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The four apparel firms collectively have $1.7 billion more merchandise than they had a year ago. They have three options for dealing with surplus inventory: bite the bullet and write it off now, severely discount it, or store it until next season, when consumer demand may return. In many circumstances, businesses will employ a combination of all three tactics, although the amounts may vary greatly depending on their diagnostic.

Many have blamed low sales on inflation and drained wallets, an assertion that has some merit. Abercrombie & Fitch’s adult-focused eponymous brand had its best second-quarter sales since 2015. However, poor sales at Hollister, whose client base is lower on the income range, pulled down its performance. A similar segmentation was observed at Macy’s, where its flagship location saw comparable-store sales fall 2.8% while higher-end Bloomingdale’s increased 5.8%. Apparel retailers who believe this is the primary issue will rely more heavily on discounts and clearing.

However, they may be losing money if the explanation is merely that clients are overstocked on certain wardrobe items. Casual, work-from-home clothing was also the type of item that now struggling retailers like Hollister, Old Navy, and Kohl’s likely overstocked. “Consumers did not oppose rising prices.” Companies should not anticipate them to pounce on the other side’s discounts,” says Simeon Siegel, equities analyst at BMO Capital Markets.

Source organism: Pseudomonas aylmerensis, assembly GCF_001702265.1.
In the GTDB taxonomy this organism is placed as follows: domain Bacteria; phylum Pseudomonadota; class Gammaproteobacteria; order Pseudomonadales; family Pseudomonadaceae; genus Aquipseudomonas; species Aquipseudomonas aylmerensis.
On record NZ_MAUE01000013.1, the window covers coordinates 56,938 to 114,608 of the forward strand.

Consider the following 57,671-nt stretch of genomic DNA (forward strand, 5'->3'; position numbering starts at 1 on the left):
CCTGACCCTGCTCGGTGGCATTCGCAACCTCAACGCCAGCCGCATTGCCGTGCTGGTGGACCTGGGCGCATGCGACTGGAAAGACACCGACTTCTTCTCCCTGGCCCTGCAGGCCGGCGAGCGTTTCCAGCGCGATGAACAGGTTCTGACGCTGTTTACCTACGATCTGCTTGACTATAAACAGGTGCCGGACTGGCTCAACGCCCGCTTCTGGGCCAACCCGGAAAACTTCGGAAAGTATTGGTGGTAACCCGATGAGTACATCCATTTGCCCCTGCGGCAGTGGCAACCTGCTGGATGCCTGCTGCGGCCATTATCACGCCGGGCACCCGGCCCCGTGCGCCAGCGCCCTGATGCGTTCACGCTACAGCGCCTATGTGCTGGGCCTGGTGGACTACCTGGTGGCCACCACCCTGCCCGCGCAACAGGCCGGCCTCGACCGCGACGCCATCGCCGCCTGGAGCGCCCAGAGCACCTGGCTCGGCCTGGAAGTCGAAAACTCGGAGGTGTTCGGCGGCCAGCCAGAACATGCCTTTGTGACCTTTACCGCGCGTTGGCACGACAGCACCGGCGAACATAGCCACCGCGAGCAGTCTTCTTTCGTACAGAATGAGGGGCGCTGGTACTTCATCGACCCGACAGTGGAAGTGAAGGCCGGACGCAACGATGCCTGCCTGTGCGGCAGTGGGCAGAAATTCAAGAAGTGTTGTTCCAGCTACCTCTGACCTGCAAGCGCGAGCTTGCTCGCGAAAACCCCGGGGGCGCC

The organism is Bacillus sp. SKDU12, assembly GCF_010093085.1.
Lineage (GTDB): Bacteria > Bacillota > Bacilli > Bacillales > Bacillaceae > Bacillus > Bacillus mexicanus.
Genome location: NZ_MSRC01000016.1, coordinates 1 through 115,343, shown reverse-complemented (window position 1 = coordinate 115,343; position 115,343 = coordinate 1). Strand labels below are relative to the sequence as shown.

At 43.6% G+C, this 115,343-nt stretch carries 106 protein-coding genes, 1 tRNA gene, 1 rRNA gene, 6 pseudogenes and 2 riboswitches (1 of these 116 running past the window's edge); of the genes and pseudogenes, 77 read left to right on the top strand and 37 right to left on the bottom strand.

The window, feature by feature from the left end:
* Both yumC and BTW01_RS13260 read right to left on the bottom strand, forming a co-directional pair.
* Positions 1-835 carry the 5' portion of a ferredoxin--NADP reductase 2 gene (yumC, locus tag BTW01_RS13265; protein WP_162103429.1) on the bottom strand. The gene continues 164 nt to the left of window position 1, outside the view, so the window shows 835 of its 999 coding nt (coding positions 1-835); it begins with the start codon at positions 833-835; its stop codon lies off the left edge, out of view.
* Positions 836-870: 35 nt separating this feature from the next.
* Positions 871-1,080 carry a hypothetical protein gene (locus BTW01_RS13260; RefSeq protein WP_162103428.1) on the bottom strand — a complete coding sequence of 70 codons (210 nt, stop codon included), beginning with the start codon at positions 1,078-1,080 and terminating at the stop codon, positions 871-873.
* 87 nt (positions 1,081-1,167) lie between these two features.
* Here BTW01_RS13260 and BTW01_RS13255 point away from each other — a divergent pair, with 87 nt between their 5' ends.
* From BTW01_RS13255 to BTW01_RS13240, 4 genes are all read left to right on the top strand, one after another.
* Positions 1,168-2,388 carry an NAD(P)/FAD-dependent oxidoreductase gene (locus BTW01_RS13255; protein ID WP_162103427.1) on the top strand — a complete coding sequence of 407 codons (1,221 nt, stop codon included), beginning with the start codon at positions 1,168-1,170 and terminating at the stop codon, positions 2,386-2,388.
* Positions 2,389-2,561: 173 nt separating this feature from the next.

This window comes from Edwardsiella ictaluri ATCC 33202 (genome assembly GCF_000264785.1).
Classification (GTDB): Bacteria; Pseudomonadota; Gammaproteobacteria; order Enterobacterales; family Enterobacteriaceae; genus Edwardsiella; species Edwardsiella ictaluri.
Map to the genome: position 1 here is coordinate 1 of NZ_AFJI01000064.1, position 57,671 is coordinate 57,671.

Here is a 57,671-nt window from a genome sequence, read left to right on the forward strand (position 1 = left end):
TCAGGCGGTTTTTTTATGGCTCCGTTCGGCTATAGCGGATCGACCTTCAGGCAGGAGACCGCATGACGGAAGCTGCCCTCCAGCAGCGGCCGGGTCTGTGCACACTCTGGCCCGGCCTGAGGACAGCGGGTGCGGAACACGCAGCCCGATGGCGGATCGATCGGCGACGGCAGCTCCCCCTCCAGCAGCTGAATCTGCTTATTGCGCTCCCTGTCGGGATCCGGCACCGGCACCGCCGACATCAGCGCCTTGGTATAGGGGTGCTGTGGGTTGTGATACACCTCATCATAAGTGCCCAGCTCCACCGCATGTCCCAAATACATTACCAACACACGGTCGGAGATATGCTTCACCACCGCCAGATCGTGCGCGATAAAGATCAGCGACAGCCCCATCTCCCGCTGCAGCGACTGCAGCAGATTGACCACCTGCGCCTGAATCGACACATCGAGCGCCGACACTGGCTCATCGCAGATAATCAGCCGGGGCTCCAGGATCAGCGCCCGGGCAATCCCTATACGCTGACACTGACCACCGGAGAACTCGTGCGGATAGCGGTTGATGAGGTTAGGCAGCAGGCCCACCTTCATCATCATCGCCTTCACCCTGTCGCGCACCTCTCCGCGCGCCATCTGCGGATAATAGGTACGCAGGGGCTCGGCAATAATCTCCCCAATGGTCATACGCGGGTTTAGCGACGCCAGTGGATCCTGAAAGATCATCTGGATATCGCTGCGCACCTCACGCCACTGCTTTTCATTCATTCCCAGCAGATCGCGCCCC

If corporations believe that is the primary cause of unsold inventory, the prudent strategy would be to store it for later seasons when buyers feel the need to replace their wardrobe. That, of course, comes with its own baggage. Keeping inventory takes up space and poses a risk.

Still, that is a risk that may be worth taking for most apparel sellers, which will be dealing with some fierce price competition in the coming months. Companies that mentioned such a strategy included Carter’s, CRI -0.71%▼ a children’s apparel company, and Gap, GPS -3.46%▼ which said last Thursday that roughly 10 percentage points out of the 37% in the inventory growth was for pack and hold. Kohl’s said in its latest earnings call that roughly $82 million of its excess inventory included products it had packed away, such as sleepwear and fleece. The inventory glut will leave no apparel seller unscathed, but companies making the  right customer diagnosis today could come out looking sharper.